Just some of the useful training resources you could provide for your students might include advice on:
- How to act in an interview
- How to find a mentor
- How to change careers
- How to use LinkedIn to ask for an employer referral
- How to network through social media
- How to create your personal brand
5. Use Twitter for Brief Updates & Shoutouts
Everyone loves being in the limelight. Social media is a great place for universities to sing the praises of its graduates. This is a powerful way to encourage more engagement with the college brand. Not only will you get to interact with your previous students, but you show potential students your graduates make something of themselves.
The University of Southern California frequently updates their LinkedIn page with alumni stories, for instance:
However, when you’re trying to enhance your alumni engagement strategy, your shoutouts don’t have to be related directly to the things they accomplished as a student. Fast paced platforms like Twitter are perfect for celebrating a student who just married their college sweetheart, for instance, or are making big notable strides in the news.
Additionally, platforms like Twitter can also be useful for universities who want to keep their alumni informed about what’s going on with the college. A quick update means you won’t risk boring them with long-winded articles and blog posts.
6. Use Instagram to Romance Your Alumni Engagement
It’s no secret that one of the primary purposes of universities trying to engage with their alumni is for fundraising opportunities. However, asking your alumni for donations too early could damage your reputation by making you look too money hungry. After all, a large portion of your alumni are still paying back their student loans.
According to a CASE article, great fundraising campaigns include a stage called romancing. Romancing your alumni means not only reminding them of the wonderful moments they spent on your campus, but giving them an insight into how their involvement in your fundraising campaigns impact the future of your university.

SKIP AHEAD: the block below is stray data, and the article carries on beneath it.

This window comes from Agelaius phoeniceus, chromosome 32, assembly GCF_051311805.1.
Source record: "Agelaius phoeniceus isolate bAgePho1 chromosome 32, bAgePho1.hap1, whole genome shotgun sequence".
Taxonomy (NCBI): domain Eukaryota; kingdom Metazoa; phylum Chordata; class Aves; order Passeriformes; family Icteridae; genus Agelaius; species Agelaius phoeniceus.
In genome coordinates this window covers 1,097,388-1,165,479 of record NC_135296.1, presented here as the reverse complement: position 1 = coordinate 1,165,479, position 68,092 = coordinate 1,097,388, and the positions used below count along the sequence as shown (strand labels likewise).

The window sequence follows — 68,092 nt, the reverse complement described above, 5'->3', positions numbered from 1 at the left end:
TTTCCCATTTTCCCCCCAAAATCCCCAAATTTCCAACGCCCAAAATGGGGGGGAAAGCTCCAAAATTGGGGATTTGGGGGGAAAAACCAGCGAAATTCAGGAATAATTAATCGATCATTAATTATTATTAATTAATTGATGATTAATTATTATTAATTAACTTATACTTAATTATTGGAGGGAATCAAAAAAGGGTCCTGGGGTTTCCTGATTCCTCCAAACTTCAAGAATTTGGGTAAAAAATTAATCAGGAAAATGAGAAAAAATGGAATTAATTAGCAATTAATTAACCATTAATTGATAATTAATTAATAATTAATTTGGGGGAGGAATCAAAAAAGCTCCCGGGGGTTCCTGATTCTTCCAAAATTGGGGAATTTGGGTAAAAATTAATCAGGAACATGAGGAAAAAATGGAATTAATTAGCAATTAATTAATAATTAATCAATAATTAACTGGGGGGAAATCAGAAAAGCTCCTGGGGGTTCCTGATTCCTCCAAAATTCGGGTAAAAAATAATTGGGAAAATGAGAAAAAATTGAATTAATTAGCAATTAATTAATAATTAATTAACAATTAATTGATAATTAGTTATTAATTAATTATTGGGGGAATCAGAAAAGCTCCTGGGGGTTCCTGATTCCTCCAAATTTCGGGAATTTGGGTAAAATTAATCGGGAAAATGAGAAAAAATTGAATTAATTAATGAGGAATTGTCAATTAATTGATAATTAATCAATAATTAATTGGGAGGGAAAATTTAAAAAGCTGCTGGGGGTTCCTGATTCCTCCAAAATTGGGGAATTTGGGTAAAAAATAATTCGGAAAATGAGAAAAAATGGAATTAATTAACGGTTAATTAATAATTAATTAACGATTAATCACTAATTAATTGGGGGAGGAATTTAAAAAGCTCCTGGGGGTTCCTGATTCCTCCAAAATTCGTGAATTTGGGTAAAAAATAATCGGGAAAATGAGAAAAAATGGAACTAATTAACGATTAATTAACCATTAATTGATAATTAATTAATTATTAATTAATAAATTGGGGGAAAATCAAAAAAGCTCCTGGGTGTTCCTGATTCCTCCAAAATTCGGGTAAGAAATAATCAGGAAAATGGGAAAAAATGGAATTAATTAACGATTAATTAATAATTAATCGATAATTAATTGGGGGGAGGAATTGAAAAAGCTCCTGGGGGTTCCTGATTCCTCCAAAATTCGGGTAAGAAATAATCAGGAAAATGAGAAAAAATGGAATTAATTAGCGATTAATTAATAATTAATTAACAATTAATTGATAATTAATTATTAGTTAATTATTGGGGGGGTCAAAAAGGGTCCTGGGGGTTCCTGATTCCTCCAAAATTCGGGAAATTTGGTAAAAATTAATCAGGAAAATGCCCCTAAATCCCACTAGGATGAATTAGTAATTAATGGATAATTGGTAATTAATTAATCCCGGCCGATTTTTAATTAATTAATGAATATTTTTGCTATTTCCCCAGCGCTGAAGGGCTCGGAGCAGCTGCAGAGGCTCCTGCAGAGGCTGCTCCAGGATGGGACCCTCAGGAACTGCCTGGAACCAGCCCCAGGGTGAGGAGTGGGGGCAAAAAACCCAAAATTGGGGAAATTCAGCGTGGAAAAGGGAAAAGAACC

Since a picture is worth a thousand words, Instagram campaigns help you to interact with students emotionally–before asking them for money. Share snaps from the years they spent at the university and highlight before and after pictures showing positive changes alumni funds have made to your campus.
People love to see the transformative effects of their investments or donations and Instagram is a great platform for keeping your alumni in the loop.
7. Give Your Alumni Reasons to Share Content
Nostalgia is a powerful marketing tool. Nothing generates nostalgia more than a personal story or picture from someone who also took your class when you were at university. User-generated content is a wonderful tactic for universities who want to improve their chances of engagement with alumni.
But a challenge you might face is that recent graduates are busy pursuing their careers to worry about alumni marketing campaigns. Besides simply offering your students a chance for a retweet or share, consider offering more.
Thank you to all our alumni volunteers and student leaders who attended #PSUCapitalDay!
Hear from Alumni Association President Steve Wagman as we wrap up the rally 🔽 pic.twitter.com/c2HeeFYyns
— Penn State Alumni (@PennStateAlums) March 13, 2018
A study found that 55% of alumni organizations don’t actively focus on giving their graduates any benefits. This could be the reason why it’s so hard for many schools to continue connecting with students in a lucrative way after they’ve graduated.
If donations are your end game, avoid reaching out to recent graduates who are still paying off their student loans. You might have better luck reaching out to key alumni in your alumni association who then in turn can individually reach out to other alumni as a way to build a network. Or, try enticing your alumni to contribute to your word of mouth or social campaigns by offering them personalized rewards. For instance, offer alumni a discount to a football game or provide exposure to help their personal brand for a story about their alumni experience.
Even a small token can be enough to encourage your graduates to start sharing their tales. As soon as they do, your social platform will become more engaging with alumni. Not only will it appeal to existing students who want to learn from their predecessors but also investors looking for evidence of your university’s potential and prior alumni searching for ways to relive their glory days.
There are several opportunities to engage with alumni through social media. Knowing which platform your target audiences prefer, as well as creating content and imagery that will capture their attention, will be crucial. Test these different alumni engagement best practices and strategies by using a social media management platform. Try a 30-day free trial with Sprout and see how you can better engage with your current students and alumni alike.
How the University of Newcastle uses Sprout to power their full funnel marketing strategyPublished on June 29, 2020 Reading time 5 minutes